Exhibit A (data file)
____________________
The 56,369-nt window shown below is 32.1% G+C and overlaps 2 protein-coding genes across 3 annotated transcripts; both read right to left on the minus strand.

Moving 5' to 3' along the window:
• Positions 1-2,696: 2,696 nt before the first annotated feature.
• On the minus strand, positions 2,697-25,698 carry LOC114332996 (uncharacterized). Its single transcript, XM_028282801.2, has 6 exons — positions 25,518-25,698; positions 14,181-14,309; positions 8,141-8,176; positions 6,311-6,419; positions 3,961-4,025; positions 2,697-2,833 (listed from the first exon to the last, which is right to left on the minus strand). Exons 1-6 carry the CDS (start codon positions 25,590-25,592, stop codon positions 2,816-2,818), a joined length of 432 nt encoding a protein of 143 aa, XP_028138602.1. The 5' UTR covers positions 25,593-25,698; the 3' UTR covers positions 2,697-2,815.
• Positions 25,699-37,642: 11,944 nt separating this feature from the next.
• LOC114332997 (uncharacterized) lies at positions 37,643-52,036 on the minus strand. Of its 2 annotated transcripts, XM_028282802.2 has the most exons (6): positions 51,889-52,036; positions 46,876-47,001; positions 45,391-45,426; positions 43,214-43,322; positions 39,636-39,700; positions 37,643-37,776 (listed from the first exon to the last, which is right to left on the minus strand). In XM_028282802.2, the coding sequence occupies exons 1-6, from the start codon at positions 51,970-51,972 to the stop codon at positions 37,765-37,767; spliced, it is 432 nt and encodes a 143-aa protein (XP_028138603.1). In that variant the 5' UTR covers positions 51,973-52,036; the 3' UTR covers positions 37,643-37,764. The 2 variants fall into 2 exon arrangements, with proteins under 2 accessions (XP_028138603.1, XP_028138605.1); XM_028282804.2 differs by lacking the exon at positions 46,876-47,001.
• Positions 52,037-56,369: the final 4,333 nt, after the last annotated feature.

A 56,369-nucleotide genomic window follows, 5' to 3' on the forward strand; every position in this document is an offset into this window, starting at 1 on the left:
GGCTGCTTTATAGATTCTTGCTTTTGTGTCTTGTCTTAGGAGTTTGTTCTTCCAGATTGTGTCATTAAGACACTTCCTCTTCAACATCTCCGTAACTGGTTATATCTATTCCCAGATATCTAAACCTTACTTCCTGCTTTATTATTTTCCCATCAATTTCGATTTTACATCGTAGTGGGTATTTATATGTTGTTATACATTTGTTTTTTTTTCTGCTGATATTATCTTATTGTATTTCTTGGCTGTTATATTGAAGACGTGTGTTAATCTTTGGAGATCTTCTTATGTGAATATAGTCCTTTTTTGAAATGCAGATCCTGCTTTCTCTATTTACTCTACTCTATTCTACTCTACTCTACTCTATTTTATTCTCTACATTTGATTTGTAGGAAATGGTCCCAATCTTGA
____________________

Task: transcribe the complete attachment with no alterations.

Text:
The 56,369-nt window shown below is 32.1% G+C and overlaps 2 protein-coding genes across 3 annotated transcripts; both read right to left on the minus strand.

Moving 5' to 3' along the window:
• Positions 1-2,696: 2,696 nt before the first annotated feature.
• On the minus strand, positions 2,697-25,698 carry LOC114332996 (uncharacterized). Its single transcript, XM_028282801.2, has 6 exons — positions 25,518-25,698; positions 14,181-14,309; positions 8,141-8,176; positions 6,311-6,419; positions 3,961-4,025; positions 2,697-2,833 (listed from the first exon to the last, which is right to left on the minus strand). Exons 1-6 carry the CDS (start codon positions 25,590-25,592, stop codon positions 2,816-2,818), a joined length of 432 nt encoding a protein of 143 aa, XP_028138602.1. The 5' UTR covers positions 25,593-25,698; the 3' UTR covers positions 2,697-2,815.
• Positions 25,699-37,642: 11,944 nt separating this feature from the next.
• LOC114332997 (uncharacterized) lies at positions 37,643-52,036 on the minus strand. Of its 2 annotated transcripts, XM_028282802.2 has the most exons (6): positions 51,889-52,036; positions 46,876-47,001; positions 45,391-45,426; positions 43,214-43,322; positions 39,636-39,700; positions 37,643-37,776 (listed from the first exon to the last, which is right to left on the minus strand). In XM_028282802.2, the coding sequence occupies exons 1-6, from the start codon at positions 51,970-51,972 to the stop codon at positions 37,765-37,767; spliced, it is 432 nt and encodes a 143-aa protein (XP_028138603.1). In that variant the 5' UTR covers positions 51,973-52,036; the 3' UTR covers positions 37,643-37,764. The 2 variants fall into 2 exon arrangements, with proteins under 2 accessions (XP_028138603.1, XP_028138605.1); XM_028282804.2 differs by lacking the exon at positions 46,876-47,001.
• Positions 52,037-56,369: the final 4,333 nt, after the last annotated feature.

A 56,369-nucleotide genomic window follows, 5' to 3' on the forward strand; every position in this document is an offset into this window, starting at 1 on the left:
GGCTGCTTTATAGATTCTTGCTTTTGTGTCTTGTCTTAGGAGTTTGTTCTTCCAGATTGTGTCATTAAGACACTTCCTCTTCAACATCTCCGTAACTGGTTATATCTATTCCCAGATATCTAAACCTTACTTCCTGCTTTATTATTTTCCCATCAATTTCGATTTTACATCGTAGTGGGTATTTATATGTTGTTATACATTTGTTTTTTTTTCTGCTGATATTATCTTATTGTATTTCTTGGCTGTTATATTGAAGACGTGTGTTAATCTTTGGAGATCTTCTTATGTGAATATAGTCCTTTTTTGAAATGCAGATCCTGCTTTCTCTATTTACTCTACTCTATTCTACTCTACTCTACTCTATTTTATTCTCTACATTTGATTTGTAGGAAATGGTCCCAATCTTGA